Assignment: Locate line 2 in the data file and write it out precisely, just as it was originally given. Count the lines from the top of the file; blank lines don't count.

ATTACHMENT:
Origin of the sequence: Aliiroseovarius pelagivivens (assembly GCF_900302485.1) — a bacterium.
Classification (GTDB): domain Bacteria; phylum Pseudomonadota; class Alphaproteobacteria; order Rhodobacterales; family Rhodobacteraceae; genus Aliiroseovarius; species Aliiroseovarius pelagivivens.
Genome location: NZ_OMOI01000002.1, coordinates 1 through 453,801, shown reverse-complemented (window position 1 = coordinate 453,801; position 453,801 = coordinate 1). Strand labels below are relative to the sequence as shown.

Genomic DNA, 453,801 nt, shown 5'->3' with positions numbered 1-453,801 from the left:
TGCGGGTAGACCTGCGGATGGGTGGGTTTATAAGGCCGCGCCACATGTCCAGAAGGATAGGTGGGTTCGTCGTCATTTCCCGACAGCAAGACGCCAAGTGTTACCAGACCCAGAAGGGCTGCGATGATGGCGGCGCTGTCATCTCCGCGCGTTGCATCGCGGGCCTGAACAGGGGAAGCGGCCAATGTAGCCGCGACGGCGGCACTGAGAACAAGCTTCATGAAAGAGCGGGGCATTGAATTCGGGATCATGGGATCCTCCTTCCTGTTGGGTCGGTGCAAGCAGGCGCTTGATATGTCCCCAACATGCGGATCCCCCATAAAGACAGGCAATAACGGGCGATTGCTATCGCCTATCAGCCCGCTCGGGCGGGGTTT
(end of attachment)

Classification (GTDB): domain Bacteria; phylum Pseudomonadota; class Alphaproteobacteria; order Rhodobacterales; family Rhodobacteraceae; genus Aliiroseovarius; species Aliiroseovarius pelagivivens.